The appellant appealed against the decisions of 10th May 1983 to the local tribunal, which dismissed his appeal. He then appealed to the Commissioner. No application was made to her for an oral hearing, but she had the benefit of written submissions made respectively on behalf of the appellant and by an Insurance Officer, who in the event supported the appeal.


As at 10th March 1983 the appellant was regularly working "for the same number of days in a week for the same employer".


Accordingly, notwithstanding Regulation 7 (2), Regulation 7 (l) (e) would prevent each of the five relevant days in March 1983 from being treated as a "day of unemployment" in the case of the appellant if, though only if, the conditions specified in that Regulation were satisfied.


On each of the five relevant days, the appellant did no work. Thus, effectively the crucial question for the Commissioner and for this court was and is: on each of the five relevant days, did the appellant fall within the descriptions (a) "a person who does not ordinarily work on every day in a week (exclusive of Sunday or the day substituted for it by Regulation 4)" and (b) a person "who is in the week in which the said day occurs employed to the full extent normal in his case"?


Both these questions must be questions of fact, falling to be decided in the light of the particular circumstances of this case. Nevertheless, they give rise to certain questions of principle. Substantially the dispute has centred on the test which should have been applied by the Commissioner in judging. ordinariness and normality for this purpose and, in particular, how far back in time this test required her to go in looking at the circumstances of the appellant.


The "one year before test", the "50% test" and the "stop-gap test".


We have been rightly referred to a number of decisions of Social Security Commissioners which are relevant to this question. As Lord Brandon observed in Presho v. Insurance Officer [1984] A.C. 310 at page 319:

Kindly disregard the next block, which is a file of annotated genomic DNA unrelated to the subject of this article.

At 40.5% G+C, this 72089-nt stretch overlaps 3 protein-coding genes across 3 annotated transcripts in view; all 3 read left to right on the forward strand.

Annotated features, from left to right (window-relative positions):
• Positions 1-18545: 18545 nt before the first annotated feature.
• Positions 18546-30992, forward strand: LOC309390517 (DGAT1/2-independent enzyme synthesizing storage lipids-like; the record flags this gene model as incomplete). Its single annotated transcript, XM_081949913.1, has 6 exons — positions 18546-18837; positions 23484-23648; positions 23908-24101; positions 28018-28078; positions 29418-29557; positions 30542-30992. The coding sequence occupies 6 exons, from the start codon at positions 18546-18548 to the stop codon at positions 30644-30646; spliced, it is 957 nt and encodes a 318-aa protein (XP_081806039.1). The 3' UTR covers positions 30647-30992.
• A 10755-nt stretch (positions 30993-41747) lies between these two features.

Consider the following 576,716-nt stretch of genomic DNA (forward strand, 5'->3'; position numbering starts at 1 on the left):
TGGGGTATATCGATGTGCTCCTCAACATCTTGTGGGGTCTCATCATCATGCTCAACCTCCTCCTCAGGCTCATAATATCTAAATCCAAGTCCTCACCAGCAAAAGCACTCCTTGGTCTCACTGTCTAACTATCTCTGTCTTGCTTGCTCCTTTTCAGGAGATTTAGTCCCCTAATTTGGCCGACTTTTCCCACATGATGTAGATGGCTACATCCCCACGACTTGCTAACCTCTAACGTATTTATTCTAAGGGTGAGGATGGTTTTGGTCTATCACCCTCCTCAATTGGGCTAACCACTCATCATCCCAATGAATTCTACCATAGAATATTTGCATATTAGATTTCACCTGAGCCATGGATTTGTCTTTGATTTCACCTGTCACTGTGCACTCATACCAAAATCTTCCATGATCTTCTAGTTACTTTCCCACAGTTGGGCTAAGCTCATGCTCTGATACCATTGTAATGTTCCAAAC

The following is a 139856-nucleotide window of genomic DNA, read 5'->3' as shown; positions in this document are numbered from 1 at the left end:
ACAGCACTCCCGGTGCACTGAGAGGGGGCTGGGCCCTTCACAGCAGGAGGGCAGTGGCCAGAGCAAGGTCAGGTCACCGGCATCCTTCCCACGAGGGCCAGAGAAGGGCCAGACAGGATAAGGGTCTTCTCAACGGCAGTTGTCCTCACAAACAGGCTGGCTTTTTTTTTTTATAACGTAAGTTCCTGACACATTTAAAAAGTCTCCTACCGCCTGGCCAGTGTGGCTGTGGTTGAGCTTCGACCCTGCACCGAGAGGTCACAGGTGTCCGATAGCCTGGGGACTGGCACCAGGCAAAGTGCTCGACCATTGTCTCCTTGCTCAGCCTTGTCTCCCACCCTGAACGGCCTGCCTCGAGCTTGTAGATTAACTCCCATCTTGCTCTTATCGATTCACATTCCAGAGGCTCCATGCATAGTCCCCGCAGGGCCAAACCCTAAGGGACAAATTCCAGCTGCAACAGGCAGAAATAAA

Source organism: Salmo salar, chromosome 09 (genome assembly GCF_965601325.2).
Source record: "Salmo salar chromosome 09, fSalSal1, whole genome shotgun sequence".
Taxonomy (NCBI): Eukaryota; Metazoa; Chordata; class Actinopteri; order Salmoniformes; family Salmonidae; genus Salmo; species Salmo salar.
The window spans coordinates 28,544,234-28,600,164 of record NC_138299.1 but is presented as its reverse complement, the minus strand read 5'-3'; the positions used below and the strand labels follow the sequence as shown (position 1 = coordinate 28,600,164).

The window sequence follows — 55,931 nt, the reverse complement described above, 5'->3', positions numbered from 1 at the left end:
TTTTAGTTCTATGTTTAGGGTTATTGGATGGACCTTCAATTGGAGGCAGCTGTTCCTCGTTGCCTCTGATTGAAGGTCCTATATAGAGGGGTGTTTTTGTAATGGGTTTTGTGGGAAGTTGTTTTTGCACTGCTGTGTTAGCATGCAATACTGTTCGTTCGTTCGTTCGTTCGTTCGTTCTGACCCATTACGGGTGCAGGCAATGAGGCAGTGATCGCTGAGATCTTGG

"Where there has been a consistent line of decisions in this field of national insurance by specialised tribunals over a large number of years, a court should be slow to depart from them."


A number of general tests or guides designed to assist in the ascertainment of what is "ordinary" and "normal" have emerged from these decisions, though it appears that they have not been entirely consistently applied. One such test (which I will call "the one year before test") was thus stated in paragraph 11 of Decision C.U.518/49 (K.L.) as follows:

"A claimant who has in fact worked only on some days of the week for a period of a year or more is "a person who does not ordinarily work on every day in a week", unless there are some exceptional industrial circumstances relevant to his case".


Another test (which is a more developed variant of the one year before test and which I will call "the 50% test") was thus explained by the Commissioner in Decision R (U) 14/59, when he said that where "during the year ending with the day in question (or such other period as may provide a more suitable test in a particular case) a claimant has worked on less than 50 per cent of the days of the week in question (excluding any day of incapacity for work or holiday and days On which he was unemployed because his employment had been terminated) that day should be held to be one on which in the normal course the claimant would not work. If the claimant has worked on as much as 50% of such days, it should (in my view) be held that it has not been proved that in the normal course he would not have worked on the day in question". The 50% test was referred to in paragraph 10 of Decision R (U) 14/60, where it was pointed out that there might be other exceptional days which should in addition be excluded.


A third test (which I will call "the stop-gap test") is to be found stated thus in paragraph 16 of Decision C.U.518/49 (K. L.):

"On the other hand, if a claimant took up, when unemployed, employment which did not involve working every day of the week as a stop-gap, while looking for full-time employment, he could not properly...

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3 cases
  • Chief Adjudication Officer v Brunt
    • United Kingdom
    • Court of Appeal (Civil Division)
    • 29 July 1987 decisions upon the rule by other Commissioners and by reference to the unreported decision of this court of 25th July 1985 in Riley v. Adjudication Officer. The Manpower Services Commission "Community Programme". 8 The number of men and women who were able to get part-time work, after......
  • Chief Adjudication Officer v Brunt
    • United Kingdom
    • House of Lords
    • 3 March 1988
    ...tests which are not to be deduced from the regulations were convenient but capable of being arbitrary. 19Accordingly, in Riley v. Chief Adjudication Officer decided by the Court of Appeal in 1985 but not reported until December 1987 in [1987] 3 W.L.R. 1224, Slade L.J. emphasised that the t......
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    • United Kingdom
    • Court of Appeal (Civil Division)
    • 7 December 1988 Riley v. Chief Adjudication Officer. That appeal was decided in July 1985 but it was not reported until 1987 and now appears in [1988] A.C. 746. In that case the claimant had been in full-time employment for 7 1/2 years, until his employment was terminated in October 1982. He was then to......